I have worked on pulling together a quarterly report over the past two weeks. It was the tail-end of a task left by my manager before he went on a holiday. It has been a study in both the power and the limitations of Excel for me.
If you just want to read about reports, skip over the next digression.
I am not a big fan of Excel.
The fact that Excel is the source of a heinous amount of busy-work in my job probably is a reason for this, more than any inherent quality of Excel.
On the other side of that equation, on more than one occasion now, Excel has been very helpful with some data I had to analyse. The power of ad-hoc Pivot tables to aggregate large quantities of raw data on-the-fly and come to some sensible conclusions from it are not to be sneezed at. So, I’m also starting to love Excel.
The key point on which my feelings for Excel hinge seems to be whether it is being used as a tool for coördination or a tool for analysis. Whenever I deal with a spreadsheet that is a shared coördination point between multiple people, things almost always just go sour sooner or later. But when I use it purely for analysis, it’s actually powerful and helpful.
This point is somewhat relevant for the following.
After extensive experimentation on the quarterly report, I can first of all say; the best way to create an ad-hoc report with charts is to not use Excel at all.
As of Word 2013, using the “Chart” button from the “Insert” ribbon is the easiest way to create quick embedded charts that you can format with all the flexibility of Excel. It basically performs a light-weight embed of the relevant Excel features right into Word.
And if you need to edit the content of the chart later, just select the chart, right-click, and select “Edit Data”.
Everything else in the chart can be tweaked by selecting elements and adjusting the styling through the ribbon or the pop-up controls around the chart. It doesn’t lead to an easily re-usable result, but then… this is an ad-hoc report, right?
The reason I do not favour this approach for recurring reporting is that with all the source data and representation intermingled, it is just much to easy for things to turn into a mess. Especially if multiple sets of hands are involved.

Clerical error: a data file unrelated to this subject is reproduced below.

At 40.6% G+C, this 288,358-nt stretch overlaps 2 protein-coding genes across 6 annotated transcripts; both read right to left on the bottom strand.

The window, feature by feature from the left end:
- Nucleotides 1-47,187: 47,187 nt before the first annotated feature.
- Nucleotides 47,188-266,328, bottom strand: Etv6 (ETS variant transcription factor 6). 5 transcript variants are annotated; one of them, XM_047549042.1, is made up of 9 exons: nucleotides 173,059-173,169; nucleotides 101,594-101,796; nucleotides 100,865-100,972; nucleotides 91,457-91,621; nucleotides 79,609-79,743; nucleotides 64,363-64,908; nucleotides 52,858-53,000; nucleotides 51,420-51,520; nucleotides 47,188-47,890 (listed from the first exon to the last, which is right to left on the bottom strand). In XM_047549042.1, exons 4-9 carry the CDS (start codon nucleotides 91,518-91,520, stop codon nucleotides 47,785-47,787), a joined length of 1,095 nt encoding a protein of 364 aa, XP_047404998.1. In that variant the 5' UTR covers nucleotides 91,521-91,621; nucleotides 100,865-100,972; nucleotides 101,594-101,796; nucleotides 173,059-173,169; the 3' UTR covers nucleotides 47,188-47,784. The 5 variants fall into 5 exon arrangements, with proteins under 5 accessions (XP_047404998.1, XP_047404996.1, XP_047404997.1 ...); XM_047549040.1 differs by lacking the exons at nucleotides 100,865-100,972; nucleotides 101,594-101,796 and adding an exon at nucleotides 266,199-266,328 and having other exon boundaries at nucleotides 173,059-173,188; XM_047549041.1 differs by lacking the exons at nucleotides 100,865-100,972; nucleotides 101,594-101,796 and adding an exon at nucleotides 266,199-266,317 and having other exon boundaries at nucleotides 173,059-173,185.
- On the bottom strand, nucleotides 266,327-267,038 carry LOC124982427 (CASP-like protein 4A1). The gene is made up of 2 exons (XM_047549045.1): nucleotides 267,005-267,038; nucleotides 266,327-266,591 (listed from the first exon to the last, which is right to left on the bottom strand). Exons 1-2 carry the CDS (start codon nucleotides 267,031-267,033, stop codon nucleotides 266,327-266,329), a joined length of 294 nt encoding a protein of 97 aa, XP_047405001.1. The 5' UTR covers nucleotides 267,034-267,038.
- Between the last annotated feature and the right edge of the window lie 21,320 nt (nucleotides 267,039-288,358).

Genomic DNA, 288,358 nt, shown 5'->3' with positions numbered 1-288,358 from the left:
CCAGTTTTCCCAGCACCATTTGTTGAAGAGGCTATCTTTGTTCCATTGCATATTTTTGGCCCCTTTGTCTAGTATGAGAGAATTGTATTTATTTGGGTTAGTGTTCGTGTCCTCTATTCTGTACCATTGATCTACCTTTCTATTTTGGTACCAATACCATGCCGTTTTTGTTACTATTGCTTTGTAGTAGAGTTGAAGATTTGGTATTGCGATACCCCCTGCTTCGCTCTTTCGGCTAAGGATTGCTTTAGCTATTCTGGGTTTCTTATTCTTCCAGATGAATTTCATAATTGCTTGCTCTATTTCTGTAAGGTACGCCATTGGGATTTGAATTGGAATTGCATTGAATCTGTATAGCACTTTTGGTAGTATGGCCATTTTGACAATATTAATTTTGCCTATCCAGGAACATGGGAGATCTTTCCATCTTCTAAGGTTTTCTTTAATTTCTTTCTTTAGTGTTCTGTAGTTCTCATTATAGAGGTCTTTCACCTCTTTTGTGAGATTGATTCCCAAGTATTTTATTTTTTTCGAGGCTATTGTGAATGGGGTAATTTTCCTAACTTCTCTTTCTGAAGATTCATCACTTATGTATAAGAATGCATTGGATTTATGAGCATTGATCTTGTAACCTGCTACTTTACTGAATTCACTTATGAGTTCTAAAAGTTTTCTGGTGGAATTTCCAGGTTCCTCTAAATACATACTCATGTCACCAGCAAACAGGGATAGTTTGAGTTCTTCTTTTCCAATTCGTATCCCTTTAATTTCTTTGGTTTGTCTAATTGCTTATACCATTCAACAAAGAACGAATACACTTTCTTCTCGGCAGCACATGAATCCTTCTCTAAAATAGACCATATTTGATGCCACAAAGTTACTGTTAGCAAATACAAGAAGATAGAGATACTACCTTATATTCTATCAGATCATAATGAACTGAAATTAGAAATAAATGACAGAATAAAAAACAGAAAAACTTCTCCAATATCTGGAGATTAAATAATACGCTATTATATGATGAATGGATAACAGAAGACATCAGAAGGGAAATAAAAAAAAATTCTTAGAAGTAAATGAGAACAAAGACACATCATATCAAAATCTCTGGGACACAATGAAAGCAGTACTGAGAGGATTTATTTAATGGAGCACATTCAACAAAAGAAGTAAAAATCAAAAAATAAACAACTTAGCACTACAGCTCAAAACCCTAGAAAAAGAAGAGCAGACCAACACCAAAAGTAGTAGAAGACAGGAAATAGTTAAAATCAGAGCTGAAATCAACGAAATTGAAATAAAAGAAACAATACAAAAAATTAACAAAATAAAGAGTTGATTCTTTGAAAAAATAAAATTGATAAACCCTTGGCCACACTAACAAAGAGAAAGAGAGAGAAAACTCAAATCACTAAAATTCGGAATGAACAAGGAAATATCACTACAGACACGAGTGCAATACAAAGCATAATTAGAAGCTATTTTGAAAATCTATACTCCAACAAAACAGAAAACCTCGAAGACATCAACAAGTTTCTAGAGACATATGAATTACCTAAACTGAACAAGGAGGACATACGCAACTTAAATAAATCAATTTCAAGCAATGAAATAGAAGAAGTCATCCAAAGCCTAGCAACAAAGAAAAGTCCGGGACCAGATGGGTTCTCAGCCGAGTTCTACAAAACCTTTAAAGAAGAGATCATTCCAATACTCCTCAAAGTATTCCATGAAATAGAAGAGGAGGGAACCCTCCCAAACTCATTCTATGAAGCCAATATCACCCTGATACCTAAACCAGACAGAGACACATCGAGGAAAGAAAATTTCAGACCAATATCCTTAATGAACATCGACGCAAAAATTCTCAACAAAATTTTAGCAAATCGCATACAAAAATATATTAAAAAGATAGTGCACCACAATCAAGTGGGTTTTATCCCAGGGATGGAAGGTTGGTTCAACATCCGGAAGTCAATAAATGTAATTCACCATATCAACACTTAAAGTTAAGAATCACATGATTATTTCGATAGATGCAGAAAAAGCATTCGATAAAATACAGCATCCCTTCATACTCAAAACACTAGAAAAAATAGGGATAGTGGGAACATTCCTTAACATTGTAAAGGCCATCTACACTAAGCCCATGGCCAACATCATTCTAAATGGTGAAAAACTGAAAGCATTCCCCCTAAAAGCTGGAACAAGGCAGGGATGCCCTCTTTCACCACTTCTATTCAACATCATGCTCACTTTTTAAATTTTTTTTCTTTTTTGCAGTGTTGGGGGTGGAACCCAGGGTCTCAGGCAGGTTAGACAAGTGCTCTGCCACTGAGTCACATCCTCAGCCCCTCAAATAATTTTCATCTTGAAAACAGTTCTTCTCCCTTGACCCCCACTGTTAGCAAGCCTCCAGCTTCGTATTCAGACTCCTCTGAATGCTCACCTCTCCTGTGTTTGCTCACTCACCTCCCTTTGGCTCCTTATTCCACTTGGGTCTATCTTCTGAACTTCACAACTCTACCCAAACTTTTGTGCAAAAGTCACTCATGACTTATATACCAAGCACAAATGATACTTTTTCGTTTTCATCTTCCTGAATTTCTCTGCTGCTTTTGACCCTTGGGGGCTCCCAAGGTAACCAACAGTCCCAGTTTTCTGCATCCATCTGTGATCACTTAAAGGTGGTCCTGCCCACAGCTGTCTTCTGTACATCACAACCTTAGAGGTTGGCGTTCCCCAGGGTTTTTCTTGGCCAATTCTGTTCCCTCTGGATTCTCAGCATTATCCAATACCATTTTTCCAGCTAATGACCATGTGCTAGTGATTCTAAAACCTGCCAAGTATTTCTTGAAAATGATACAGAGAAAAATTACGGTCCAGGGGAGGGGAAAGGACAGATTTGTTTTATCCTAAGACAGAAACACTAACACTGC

I was pretty much convinced that for recurring reports, the best approach would be to put the data in Excel, and then produce the report in Word.
Approach 1: Copy/Paste
The simplest bad idea is to create a separate Excel sheet with all the source data and charts in it… and then copy/pasting the charts across into a word document each time the recurring report needs to be produced.
This… almost works.
But you’ll leave yourself at the whim of the sizing/stretching gods for the results in Word. If you want a chart to be the width of the page, you’ll have to carefully manipulate the source material until it looks right on the page. And then you have to repeat this each time the report is produced.
The chances of turning in a shoddy report, especially under time-pressure, is quite great. I’d recommend against doing this to yourself, even if it is easier to get up and running the first time. You’ll pay the price many times over for the lifetime of the report.
Approach 2: Embed Excel
I had a very crafty idea to bundle my document and charts in a portable fashion.
First: embed the Excel spreadsheet within the Word document (just drag-and-drop it across).
Second: open the embedded Excel spreadsheet, select each chart I want to use, then “Paste Special” a link to this chart into the document.
Third: save the Word document.
I was amazed at my genius. Everything seemed to work. Whenever I edited the source material in the embedded Excel spreadsheet, it’d update throughout the document, and yet I only had one file to worry about; the Word document containing it all.
This victory turned to ashes as soon as I re-opened the Word document.
It turns out the links I had embedded all had a process ID in them of the instance of Excel that opened the embedded spreadsheet. Re-opening the document changed the process ID, and all my charts were orphaned in Word.
I wish that Microsoft had a container format for related documents. A format that can contain a bunch of related Word/Excel/whatever documents with relative links among themselves that remain valid when you move the container around.
Approach 3: Link Excel
The solution that works best, with some limitations, is to place a Word and Excel file along each other. Put all the source material in the Excel file, then copy/paste-special links into the Word document.
These links are all to fully qualified paths, which initially led me to fear that it was going to break as soon as anything moved. And this is mostly true; if I just move the Excel file, the Word document can no longer find the source material. But as long as I copy both files alongside each other in the same directory, without changing the file name of the Excel sheet… Word does some magic link resolution that also scans the local directory for the right target document.
This still does not work within SharePoint as far as I can tell. Links are fully qualified to the target document, and moving them around in SharePoint will break all the links permanently.
So, the approach I have chosen:
- Create template Excel and Word documents on local drive
- Upload to SharePoint as a templated solution
- When producing the report: save both locally, edit Excel data, refresh Word document (CTRL+A, F9)
- Upload the Excel and Word to a target location in SharePoint without changing the Excel filename
Every time the full paths are saved on a local drive, the links will work due to the files being side-by-side. Whenever they are in SharePoint, you just have a correct static document without linking.
I think this is about as much elegance as I can hope for here.
Still… a container with relative links would be awesome, Microsoft…